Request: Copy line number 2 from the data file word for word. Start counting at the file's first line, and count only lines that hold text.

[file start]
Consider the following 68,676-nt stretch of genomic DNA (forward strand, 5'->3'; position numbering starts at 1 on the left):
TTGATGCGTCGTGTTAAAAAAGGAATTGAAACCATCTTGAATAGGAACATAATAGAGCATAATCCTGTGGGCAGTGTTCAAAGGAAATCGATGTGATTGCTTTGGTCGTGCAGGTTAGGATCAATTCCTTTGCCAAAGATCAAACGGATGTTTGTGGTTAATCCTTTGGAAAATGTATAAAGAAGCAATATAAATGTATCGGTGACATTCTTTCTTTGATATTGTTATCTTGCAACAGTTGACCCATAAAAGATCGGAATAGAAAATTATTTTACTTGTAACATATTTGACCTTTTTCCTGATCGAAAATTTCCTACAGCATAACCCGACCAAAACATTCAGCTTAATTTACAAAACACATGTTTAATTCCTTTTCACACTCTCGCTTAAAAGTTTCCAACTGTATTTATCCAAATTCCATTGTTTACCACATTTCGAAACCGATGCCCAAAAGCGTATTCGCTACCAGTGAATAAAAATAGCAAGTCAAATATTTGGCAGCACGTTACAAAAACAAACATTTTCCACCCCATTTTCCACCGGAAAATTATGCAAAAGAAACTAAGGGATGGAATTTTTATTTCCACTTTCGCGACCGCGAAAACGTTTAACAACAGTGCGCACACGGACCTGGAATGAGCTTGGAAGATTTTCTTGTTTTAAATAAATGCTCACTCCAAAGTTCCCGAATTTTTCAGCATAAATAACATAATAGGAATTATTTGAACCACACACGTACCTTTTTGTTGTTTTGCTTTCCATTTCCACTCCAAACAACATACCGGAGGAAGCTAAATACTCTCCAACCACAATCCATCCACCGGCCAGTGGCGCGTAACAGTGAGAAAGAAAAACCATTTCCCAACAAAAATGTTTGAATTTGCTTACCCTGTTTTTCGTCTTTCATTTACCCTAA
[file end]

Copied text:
TTGATGCGTCGTGTTAAAAAAGGAATTGAAACCATCTTGAATAGGAACATAATAGAGCATAATCCTGTGGGCAGTGTTCAAAGGAAATCGATGTGATTGCTTTGGTCGTGCAGGTTAGGATCAATTCCTTTGCCAAAGATCAAACGGATGTTTGTGGTTAATCCTTTGGAAAATGTATAAAGAAGCAATATAAATGTATCGGTGACATTCTTTCTTTGATATTGTTATCTTGCAACAGTTGACCCATAAAAGATCGGAATAGAAAATTATTTTACTTGTAACATATTTGACCTTTTTCCTGATCGAAAATTTCCTACAGCATAACCCGACCAAAACATTCAGCTTAATTTACAAAACACATGTTTAATTCCTTTTCACACTCTCGCTTAAAAGTTTCCAACTGTATTTATCCAAATTCCATTGTTTACCACATTTCGAAACCGATGCCCAAAAGCGTATTCGCTACCAGTGAATAAAAATAGCAAGTCAAATATTTGGCAGCACGTTACAAAAACAAACATTTTCCACCCCATTTTCCACCGGAAAATTATGCAAAAGAAACTAAGGGATGGAATTTTTATTTCCACTTTCGCGACCGCGAAAACGTTTAACAACAGTGCGCACACGGACCTGGAATGAGCTTGGAAGATTTTCTTGTTTTAAATAAATGCTCACTCCAAAGTTCCCGAATTTTTCAGCATAAATAACATAATAGGAATTATTTGAACCACACACGTACCTTTTTGTTGTTTTGCTTTCCATTTCCACTCCAAACAACATACCGGAGGAAGCTAAATACTCTCCAACCACAATCCATCCACCGGCCAGTGGCGCGTAACAGTGAGAAAGAAAAACCATTTCCCAACAAAAATGTTTGAATTTGCTTACCCTGTTTTTCGTCTTTCATTTACCCTAA